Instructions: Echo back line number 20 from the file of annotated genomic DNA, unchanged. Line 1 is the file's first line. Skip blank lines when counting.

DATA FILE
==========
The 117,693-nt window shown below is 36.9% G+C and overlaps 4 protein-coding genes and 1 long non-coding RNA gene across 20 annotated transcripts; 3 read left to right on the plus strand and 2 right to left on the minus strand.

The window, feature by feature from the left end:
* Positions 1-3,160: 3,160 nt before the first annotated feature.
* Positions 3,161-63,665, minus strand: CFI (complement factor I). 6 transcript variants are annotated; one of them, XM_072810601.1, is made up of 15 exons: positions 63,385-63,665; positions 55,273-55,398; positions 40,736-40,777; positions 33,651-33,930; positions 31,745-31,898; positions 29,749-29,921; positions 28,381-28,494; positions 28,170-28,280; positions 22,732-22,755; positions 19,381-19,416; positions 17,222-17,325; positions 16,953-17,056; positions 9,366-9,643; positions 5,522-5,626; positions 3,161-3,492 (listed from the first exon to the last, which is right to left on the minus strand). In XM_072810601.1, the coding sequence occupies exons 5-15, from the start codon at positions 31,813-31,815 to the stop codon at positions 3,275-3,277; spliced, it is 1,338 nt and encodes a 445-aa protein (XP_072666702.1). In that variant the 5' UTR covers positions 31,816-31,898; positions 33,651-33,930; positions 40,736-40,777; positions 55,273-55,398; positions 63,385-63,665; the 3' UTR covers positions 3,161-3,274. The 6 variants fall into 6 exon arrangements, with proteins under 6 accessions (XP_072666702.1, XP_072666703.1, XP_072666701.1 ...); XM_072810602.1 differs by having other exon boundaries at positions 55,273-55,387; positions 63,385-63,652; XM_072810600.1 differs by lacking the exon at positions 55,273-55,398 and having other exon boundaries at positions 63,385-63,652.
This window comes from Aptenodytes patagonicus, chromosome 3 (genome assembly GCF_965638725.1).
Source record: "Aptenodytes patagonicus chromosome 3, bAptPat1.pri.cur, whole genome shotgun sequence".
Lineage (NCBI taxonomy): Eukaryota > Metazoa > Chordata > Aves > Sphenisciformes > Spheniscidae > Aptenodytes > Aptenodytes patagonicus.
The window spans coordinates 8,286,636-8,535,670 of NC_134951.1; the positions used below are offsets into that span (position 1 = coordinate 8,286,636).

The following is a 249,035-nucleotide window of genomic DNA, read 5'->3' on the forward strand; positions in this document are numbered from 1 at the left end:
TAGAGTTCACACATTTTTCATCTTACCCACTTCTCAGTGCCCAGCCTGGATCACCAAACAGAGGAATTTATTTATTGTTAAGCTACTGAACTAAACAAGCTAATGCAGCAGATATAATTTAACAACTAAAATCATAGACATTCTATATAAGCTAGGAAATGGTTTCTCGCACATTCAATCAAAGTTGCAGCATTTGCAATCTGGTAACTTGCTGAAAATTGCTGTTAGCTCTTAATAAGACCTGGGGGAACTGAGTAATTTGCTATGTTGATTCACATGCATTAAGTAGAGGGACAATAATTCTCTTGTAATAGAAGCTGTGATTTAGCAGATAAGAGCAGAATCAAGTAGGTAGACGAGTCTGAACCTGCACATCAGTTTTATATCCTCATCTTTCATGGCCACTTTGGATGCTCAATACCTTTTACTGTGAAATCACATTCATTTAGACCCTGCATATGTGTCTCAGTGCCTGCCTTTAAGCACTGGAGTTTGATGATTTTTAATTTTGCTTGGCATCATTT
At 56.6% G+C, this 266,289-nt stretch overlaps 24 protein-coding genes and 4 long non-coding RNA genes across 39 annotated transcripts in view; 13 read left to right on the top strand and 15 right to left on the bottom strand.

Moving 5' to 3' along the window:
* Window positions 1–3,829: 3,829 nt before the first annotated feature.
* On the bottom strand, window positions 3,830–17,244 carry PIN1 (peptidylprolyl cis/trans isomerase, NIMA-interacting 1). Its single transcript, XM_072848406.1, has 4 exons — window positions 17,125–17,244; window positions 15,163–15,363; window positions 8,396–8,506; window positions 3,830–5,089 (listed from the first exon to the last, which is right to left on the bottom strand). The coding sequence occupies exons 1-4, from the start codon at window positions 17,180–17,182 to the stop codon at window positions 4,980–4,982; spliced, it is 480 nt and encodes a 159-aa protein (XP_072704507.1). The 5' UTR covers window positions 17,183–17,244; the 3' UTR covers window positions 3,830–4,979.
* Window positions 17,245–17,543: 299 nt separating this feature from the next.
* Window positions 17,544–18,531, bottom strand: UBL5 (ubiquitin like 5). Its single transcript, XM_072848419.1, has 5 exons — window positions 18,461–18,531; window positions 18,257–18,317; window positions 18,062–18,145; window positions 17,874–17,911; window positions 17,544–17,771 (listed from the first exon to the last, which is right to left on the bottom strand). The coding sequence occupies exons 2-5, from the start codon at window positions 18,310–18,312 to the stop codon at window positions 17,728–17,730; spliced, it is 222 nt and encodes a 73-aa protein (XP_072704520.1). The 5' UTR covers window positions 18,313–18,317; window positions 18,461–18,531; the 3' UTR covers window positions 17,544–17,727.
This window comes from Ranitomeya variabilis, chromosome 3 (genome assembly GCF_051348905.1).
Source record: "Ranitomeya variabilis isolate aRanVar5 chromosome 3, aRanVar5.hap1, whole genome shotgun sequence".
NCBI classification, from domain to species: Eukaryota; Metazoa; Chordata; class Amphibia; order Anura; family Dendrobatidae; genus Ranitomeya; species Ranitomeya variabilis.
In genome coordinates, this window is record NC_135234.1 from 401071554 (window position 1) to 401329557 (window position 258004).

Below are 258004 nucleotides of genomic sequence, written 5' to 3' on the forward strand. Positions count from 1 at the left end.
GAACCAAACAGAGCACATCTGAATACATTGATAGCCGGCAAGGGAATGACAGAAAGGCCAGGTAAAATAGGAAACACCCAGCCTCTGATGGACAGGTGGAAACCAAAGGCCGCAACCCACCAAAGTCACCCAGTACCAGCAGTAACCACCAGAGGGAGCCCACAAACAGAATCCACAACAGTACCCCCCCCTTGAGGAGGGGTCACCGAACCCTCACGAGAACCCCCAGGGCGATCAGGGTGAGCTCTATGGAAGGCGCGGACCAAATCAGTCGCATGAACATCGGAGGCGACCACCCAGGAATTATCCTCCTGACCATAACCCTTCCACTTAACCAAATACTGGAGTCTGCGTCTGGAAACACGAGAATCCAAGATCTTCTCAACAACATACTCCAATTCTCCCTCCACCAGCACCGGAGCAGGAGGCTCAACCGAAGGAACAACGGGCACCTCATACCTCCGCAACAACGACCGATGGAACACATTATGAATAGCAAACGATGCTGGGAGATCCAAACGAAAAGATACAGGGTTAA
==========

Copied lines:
In genome coordinates, this window is record NC_135234.1 from 401071554 (window position 1) to 401329557 (window position 258004).